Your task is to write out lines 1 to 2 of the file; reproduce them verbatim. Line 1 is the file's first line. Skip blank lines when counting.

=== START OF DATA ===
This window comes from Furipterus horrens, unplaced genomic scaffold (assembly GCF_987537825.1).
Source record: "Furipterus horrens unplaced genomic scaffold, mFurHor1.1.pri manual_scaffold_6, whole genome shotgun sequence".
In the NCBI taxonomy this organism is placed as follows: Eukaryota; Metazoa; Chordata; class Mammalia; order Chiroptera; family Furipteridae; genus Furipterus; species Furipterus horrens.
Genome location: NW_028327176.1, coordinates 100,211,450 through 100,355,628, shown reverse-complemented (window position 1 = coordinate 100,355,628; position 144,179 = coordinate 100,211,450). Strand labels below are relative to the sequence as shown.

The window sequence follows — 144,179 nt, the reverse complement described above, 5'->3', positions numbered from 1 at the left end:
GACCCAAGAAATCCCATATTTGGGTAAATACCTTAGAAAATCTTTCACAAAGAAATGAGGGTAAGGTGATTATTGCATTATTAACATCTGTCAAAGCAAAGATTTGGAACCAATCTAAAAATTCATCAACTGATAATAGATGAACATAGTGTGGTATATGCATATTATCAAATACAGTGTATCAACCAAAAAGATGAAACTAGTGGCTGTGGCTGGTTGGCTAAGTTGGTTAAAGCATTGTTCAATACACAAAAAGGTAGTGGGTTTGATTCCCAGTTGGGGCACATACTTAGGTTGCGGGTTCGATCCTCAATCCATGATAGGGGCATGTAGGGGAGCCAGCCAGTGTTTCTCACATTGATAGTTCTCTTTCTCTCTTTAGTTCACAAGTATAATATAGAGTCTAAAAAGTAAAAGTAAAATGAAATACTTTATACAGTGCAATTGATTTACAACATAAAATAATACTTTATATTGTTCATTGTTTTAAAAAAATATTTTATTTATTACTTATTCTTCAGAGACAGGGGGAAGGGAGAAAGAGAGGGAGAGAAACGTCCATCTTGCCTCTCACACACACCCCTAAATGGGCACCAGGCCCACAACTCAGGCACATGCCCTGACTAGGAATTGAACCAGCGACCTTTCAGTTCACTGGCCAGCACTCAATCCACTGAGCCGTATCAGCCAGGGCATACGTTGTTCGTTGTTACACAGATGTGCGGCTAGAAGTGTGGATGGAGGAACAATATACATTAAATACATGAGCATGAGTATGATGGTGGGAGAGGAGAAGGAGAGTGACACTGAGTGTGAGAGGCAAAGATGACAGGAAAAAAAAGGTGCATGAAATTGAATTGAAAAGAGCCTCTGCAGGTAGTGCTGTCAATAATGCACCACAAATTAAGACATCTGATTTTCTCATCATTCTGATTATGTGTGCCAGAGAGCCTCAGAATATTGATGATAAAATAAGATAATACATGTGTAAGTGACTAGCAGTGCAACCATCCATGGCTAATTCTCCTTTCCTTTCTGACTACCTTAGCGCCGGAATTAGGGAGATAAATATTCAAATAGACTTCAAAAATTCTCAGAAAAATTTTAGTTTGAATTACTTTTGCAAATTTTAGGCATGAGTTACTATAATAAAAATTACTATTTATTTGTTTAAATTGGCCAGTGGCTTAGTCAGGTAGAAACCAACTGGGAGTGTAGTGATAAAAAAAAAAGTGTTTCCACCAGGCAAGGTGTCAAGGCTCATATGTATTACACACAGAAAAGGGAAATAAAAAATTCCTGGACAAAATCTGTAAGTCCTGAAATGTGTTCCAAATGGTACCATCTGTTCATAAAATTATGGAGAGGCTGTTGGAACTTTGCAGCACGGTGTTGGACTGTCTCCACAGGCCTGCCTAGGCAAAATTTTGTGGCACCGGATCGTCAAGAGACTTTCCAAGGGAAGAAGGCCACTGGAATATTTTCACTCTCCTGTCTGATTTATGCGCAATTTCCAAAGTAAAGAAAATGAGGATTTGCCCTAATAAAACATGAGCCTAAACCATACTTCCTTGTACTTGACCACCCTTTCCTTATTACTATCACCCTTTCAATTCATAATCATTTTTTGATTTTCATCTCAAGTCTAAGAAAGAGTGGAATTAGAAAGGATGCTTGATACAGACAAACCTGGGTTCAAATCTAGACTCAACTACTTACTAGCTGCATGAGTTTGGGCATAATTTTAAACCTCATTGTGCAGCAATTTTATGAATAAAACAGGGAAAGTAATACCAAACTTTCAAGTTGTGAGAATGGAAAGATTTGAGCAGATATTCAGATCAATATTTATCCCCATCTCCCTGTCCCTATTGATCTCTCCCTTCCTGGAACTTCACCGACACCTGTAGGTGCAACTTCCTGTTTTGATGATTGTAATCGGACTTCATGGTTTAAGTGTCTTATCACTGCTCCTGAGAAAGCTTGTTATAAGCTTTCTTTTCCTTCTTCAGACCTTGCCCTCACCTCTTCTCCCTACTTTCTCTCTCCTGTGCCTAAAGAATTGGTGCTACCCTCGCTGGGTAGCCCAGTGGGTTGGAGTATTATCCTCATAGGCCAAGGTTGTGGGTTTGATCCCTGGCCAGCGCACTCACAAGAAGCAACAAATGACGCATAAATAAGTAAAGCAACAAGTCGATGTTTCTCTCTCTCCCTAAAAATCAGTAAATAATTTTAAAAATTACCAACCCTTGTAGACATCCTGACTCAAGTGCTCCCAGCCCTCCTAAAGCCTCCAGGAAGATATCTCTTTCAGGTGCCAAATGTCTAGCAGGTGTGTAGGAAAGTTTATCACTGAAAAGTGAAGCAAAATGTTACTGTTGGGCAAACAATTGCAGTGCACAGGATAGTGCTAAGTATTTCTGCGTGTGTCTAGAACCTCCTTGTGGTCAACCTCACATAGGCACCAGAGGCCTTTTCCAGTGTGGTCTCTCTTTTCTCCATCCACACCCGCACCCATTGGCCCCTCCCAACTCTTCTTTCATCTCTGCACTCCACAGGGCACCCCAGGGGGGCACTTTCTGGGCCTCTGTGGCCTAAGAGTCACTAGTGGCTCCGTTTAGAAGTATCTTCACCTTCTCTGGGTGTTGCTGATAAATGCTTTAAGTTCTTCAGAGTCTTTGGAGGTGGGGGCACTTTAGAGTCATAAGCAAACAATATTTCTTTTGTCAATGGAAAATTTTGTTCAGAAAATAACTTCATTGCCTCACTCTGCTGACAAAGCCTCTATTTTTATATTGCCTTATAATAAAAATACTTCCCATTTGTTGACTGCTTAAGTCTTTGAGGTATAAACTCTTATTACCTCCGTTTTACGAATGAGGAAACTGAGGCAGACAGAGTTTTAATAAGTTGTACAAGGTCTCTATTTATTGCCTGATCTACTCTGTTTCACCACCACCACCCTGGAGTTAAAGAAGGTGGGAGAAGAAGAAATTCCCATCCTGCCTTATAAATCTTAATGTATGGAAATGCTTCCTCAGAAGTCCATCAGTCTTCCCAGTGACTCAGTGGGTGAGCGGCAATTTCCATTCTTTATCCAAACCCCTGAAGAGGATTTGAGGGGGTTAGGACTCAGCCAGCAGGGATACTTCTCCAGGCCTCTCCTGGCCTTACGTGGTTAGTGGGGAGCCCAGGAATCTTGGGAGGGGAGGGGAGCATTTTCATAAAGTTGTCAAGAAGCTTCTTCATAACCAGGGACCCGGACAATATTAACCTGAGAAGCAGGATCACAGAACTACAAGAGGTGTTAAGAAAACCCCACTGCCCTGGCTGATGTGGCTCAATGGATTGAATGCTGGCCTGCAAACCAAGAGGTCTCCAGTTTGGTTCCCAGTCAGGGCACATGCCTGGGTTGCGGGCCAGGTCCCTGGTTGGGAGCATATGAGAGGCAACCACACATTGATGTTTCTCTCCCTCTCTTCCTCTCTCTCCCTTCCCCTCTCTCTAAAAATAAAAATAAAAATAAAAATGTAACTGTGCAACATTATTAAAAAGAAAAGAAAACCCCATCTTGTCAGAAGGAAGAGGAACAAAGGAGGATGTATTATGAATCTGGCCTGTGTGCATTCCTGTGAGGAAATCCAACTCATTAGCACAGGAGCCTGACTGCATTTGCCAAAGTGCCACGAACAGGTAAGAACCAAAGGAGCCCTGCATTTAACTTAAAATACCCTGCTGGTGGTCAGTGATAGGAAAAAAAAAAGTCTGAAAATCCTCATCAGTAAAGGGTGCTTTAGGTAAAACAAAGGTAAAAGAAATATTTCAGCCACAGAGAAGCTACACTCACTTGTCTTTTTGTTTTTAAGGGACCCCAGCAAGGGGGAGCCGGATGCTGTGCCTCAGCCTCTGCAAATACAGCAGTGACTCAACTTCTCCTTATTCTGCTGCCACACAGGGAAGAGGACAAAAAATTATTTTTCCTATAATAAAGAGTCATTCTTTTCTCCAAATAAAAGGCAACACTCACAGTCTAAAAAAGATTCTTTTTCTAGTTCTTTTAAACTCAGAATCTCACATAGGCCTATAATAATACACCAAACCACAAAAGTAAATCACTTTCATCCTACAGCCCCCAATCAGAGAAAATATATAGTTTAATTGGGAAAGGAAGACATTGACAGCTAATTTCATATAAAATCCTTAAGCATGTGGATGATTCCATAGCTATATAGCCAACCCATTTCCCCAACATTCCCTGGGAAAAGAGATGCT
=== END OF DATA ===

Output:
This window comes from Furipterus horrens, unplaced genomic scaffold (assembly GCF_987537825.1).
Source record: "Furipterus horrens unplaced genomic scaffold, mFurHor1.1.pri manual_scaffold_6, whole genome shotgun sequence".